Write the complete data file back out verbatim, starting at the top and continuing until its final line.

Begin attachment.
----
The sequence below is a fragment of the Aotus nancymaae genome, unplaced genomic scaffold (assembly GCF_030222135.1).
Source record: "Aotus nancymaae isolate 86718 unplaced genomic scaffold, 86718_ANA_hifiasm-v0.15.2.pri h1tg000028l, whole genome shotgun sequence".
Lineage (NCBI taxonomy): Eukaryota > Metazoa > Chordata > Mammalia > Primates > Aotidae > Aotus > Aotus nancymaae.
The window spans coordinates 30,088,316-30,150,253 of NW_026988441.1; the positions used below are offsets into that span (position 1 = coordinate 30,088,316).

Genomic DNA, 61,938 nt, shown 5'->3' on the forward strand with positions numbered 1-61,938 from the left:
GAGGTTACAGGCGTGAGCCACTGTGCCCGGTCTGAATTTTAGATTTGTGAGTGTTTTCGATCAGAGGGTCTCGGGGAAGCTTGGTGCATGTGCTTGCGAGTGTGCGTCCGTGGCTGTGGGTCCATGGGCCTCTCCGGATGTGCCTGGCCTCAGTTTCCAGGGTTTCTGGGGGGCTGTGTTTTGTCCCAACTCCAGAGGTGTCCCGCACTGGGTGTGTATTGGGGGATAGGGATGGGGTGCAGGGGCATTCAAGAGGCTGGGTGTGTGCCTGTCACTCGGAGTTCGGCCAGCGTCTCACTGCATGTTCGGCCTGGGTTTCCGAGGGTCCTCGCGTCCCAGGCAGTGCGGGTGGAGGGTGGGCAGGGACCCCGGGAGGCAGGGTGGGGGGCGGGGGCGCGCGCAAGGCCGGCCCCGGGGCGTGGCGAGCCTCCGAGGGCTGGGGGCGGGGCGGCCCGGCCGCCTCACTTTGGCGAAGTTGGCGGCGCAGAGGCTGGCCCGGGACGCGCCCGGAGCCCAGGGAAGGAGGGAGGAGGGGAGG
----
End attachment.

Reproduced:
The sequence below is a fragment of the Aotus nancymaae genome, unplaced genomic scaffold (assembly GCF_030222135.1).
Source record: "Aotus nancymaae isolate 86718 unplaced genomic scaffold, 86718_ANA_hifiasm-v0.15.2.pri h1tg000028l, whole genome shotgun sequence".
Lineage (NCBI taxonomy): Eukaryota > Metazoa > Chordata > Mammalia > Primates > Aotidae > Aotus > Aotus nancymaae.
The window spans coordinates 30,088,316-30,150,253 of NW_026988441.1; the positions used below are offsets into that span (position 1 = coordinate 30,088,316).

Genomic DNA, 61,938 nt, shown 5'->3' on the forward strand with positions numbered 1-61,938 from the left:
GAGGTTACAGGCGTGAGCCACTGTGCCCGGTCTGAATTTTAGATTTGTGAGTGTTTTCGATCAGAGGGTCTCGGGGAAGCTTGGTGCATGTGCTTGCGAGTGTGCGTCCGTGGCTGTGGGTCCATGGGCCTCTCCGGATGTGCCTGGCCTCAGTTTCCAGGGTTTCTGGGGGGCTGTGTTTTGTCCCAACTCCAGAGGTGTCCCGCACTGGGTGTGTATTGGGGGATAGGGATGGGGTGCAGGGGCATTCAAGAGGCTGGGTGTGTGCCTGTCACTCGGAGTTCGGCCAGCGTCTCACTGCATGTTCGGCCTGGGTTTCCGAGGGTCCTCGCGTCCCAGGCAGTGCGGGTGGAGGGTGGGCAGGGACCCCGGGAGGCAGGGTGGGGGGCGGGGGCGCGCGCAAGGCCGGCCCCGGGGCGTGGCGAGCCTCCGAGGGCTGGGGGCGGGGCGGCCCGGCCGCCTCACTTTGGCGAAGTTGGCGGCGCAGAGGCTGGCCCGGGACGCGCCCGGAGCCCAGGGAAGGAGGGAGGAGGGGAGG